A bill that would allow concealed weapons on Georgia campuses is facing opposition within VSU and beyond.
Twenty-three states in America allow campuses to determine their own gun policies. Most states choose not to; however, Utah, Mississippi, Wisconsin and Oregon are the four states that allow guns on campus. Wisconsin prohibits guns from buildings only.
HB 981 is a bill that may allow guns on Georgia campuses if passed.
The bill states that it will allow Georgia campuses “to provide persons holding valid weapons carry license to carry a concealed weapon into certain locations under certain circumstances.”
This bill will allow guns on Georgia campuses; however guns will not be allowed “to enter, occupy, or remain within the state capitol building or any building housing committee offices, committee rooms, or offices of members, officials, or employees of the General Assembly or either house.”
This bill has created much controversy all over the state of Georgia.
VSU’s faculty senate is currently considering a request by professor Michael Noll that it pass a resolution against concealed weapons on our campus.
There is a petition located at signon.org that will be delivered to the Georgia State House and Gov. Nathan Deal if at least 750 people sign it.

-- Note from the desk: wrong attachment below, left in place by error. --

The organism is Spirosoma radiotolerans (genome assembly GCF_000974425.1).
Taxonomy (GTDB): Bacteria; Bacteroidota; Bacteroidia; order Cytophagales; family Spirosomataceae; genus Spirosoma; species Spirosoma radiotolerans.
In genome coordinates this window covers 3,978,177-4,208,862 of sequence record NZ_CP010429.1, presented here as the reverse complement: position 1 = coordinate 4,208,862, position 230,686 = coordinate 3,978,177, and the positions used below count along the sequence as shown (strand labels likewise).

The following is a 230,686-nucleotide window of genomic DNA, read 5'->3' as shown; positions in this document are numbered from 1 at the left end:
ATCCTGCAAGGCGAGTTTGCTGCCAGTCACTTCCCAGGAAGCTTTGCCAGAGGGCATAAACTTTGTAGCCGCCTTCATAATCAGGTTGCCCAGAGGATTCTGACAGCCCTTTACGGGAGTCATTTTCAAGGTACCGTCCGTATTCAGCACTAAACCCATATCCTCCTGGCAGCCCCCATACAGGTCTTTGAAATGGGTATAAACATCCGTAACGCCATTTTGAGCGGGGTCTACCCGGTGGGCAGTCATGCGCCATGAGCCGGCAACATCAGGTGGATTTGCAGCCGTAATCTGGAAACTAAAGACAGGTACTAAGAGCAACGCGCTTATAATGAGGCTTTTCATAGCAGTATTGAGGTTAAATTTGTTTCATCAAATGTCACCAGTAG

Many Valdosta citizens have already signed this petition, including Leigh Touchton, president of the Lowndes/Valdosta NAACP, and Dr. Thomas Hochschild, a sociology professor.
“Gov. Deal, are you prepared to pass back an exam grade of ‘F’ to a stressed out student with a gun,” Hochschild said on the petition. “No? Me neither. I will resign from Valdosta State University immediately if HB 981 passes.”
Touchton was also disturbed. “As a professor, I now have to sit down with students carrying concealed handguns when they come in irate about a grade,” Touchton said. “This is crazy.
Along with professors, most students will have the same anxiety of always feeling threatened if HB 981 is passed.”
Students have also given negative reactions to the bill.
“I will not attend school if this bill is passed,” Necoyiah Swain, a sophomore, said.
The bill is not without its supporters though.
Robert Eagar, leader of Georgia Tech’s chapter of Students for Concealed Carry on Campus (SCC), believes that people should have the right to protect themselves at all times.
“Individuals should have the same right to protect themselves on campus as they do off campus,” Eagar said in an article published in the Atlanta Journal Constitution on Feb. 16.
Students for Concealed Carry has many chapters located on university campuses across the country all with the aim to raise awareness for bills like HB 981.
Seventeen colleges in Georgia alone house chapters of the organization.
Starting on Monday, SCC chapters across the nation will hold empty holster protests on campus where participants will wear empty holsters in plain sight and hand out pamphlets and flyers to raise awareness for their cause.
The protests are scheduled to last from April 2 to April 6.
The VSU Faculty Senate will hold its next open meeting on April 19 where the resolution will be considered.
Chad Stone also contributed to this article.